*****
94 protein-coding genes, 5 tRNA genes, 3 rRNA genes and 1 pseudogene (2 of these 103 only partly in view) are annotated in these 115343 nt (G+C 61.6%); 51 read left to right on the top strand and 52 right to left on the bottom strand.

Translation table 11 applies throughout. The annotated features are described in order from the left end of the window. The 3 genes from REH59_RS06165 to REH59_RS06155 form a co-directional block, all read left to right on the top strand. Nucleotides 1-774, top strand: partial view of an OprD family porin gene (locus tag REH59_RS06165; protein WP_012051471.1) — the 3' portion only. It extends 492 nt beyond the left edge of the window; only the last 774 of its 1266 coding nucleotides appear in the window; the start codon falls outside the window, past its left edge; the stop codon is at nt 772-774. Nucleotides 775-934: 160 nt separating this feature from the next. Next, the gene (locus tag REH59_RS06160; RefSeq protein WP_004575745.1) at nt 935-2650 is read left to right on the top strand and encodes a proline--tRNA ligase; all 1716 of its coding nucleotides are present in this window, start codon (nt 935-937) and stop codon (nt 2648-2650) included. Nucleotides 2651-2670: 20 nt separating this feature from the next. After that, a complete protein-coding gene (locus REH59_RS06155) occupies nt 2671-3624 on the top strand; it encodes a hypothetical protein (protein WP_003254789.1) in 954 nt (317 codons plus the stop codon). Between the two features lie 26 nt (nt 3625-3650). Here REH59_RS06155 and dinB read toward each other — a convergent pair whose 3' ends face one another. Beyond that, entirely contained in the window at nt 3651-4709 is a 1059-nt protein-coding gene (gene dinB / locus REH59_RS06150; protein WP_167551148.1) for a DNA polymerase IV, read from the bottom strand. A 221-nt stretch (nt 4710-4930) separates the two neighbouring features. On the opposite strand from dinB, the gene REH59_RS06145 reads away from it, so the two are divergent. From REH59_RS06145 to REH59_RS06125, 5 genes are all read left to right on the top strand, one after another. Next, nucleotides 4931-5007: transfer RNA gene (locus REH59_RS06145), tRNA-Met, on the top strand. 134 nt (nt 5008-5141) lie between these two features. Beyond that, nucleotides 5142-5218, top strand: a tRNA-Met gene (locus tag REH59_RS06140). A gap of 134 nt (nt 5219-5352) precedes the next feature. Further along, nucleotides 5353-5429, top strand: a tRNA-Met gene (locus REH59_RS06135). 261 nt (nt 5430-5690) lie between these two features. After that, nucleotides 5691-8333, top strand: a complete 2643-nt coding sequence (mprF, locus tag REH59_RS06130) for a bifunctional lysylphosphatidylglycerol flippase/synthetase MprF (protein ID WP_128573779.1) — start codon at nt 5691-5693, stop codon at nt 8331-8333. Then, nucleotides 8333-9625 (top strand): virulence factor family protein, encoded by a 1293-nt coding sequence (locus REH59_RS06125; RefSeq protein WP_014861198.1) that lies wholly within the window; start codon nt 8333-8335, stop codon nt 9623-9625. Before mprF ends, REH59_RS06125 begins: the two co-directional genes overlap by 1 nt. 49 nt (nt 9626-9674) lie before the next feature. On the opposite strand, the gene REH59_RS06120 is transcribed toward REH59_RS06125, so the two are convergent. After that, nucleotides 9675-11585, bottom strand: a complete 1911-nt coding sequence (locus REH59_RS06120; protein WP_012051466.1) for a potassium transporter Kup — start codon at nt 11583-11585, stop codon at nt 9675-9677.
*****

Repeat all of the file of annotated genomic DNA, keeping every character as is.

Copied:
94 protein-coding genes, 5 tRNA genes, 3 rRNA genes and 1 pseudogene (2 of these 103 only partly in view) are annotated in these 115343 nt (G+C 61.6%); 51 read left to right on the top strand and 52 right to left on the bottom strand.

Translation table 11 applies throughout. The annotated features are described in order from the left end of the window. The 3 genes from REH59_RS06165 to REH59_RS06155 form a co-directional block, all read left to right on the top strand. Nucleotides 1-774, top strand: partial view of an OprD family porin gene (locus tag REH59_RS06165; protein WP_012051471.1) — the 3' portion only. It extends 492 nt beyond the left edge of the window; only the last 774 of its 1266 coding nucleotides appear in the window; the start codon falls outside the window, past its left edge; the stop codon is at nt 772-774. Nucleotides 775-934: 160 nt separating this feature from the next. Next, the gene (locus tag REH59_RS06160; RefSeq protein WP_004575745.1) at nt 935-2650 is read left to right on the top strand and encodes a proline--tRNA ligase; all 1716 of its coding nucleotides are present in this window, start codon (nt 935-937) and stop codon (nt 2648-2650) included. Nucleotides 2651-2670: 20 nt separating this feature from the next. After that, a complete protein-coding gene (locus REH59_RS06155) occupies nt 2671-3624 on the top strand; it encodes a hypothetical protein (protein WP_003254789.1) in 954 nt (317 codons plus the stop codon). Between the two features lie 26 nt (nt 3625-3650). Here REH59_RS06155 and dinB read toward each other — a convergent pair whose 3' ends face one another. Beyond that, entirely contained in the window at nt 3651-4709 is a 1059-nt protein-coding gene (gene dinB / locus REH59_RS06150; protein WP_167551148.1) for a DNA polymerase IV, read from the bottom strand. A 221-nt stretch (nt 4710-4930) separates the two neighbouring features. On the opposite strand from dinB, the gene REH59_RS06145 reads away from it, so the two are divergent. From REH59_RS06145 to REH59_RS06125, 5 genes are all read left to right on the top strand, one after another. Next, nucleotides 4931-5007: transfer RNA gene (locus REH59_RS06145), tRNA-Met, on the top strand. 134 nt (nt 5008-5141) lie between these two features. Beyond that, nucleotides 5142-5218, top strand: a tRNA-Met gene (locus tag REH59_RS06140). A gap of 134 nt (nt 5219-5352) precedes the next feature. Further along, nucleotides 5353-5429, top strand: a tRNA-Met gene (locus REH59_RS06135). 261 nt (nt 5430-5690) lie between these two features. After that, nucleotides 5691-8333, top strand: a complete 2643-nt coding sequence (mprF, locus tag REH59_RS06130) for a bifunctional lysylphosphatidylglycerol flippase/synthetase MprF (protein ID WP_128573779.1) — start codon at nt 5691-5693, stop codon at nt 8331-8333. Then, nucleotides 8333-9625 (top strand): virulence factor family protein, encoded by a 1293-nt coding sequence (locus REH59_RS06125; RefSeq protein WP_014861198.1) that lies wholly within the window; start codon nt 8333-8335, stop codon nt 9623-9625. Before mprF ends, REH59_RS06125 begins: the two co-directional genes overlap by 1 nt. 49 nt (nt 9626-9674) lie before the next feature. On the opposite strand, the gene REH59_RS06120 is transcribed toward REH59_RS06125, so the two are convergent. After that, nucleotides 9675-11585, bottom strand: a complete 1911-nt coding sequence (locus REH59_RS06120; protein WP_012051466.1) for a potassium transporter Kup — start codon at nt 11583-11585, stop codon at nt 9675-9677.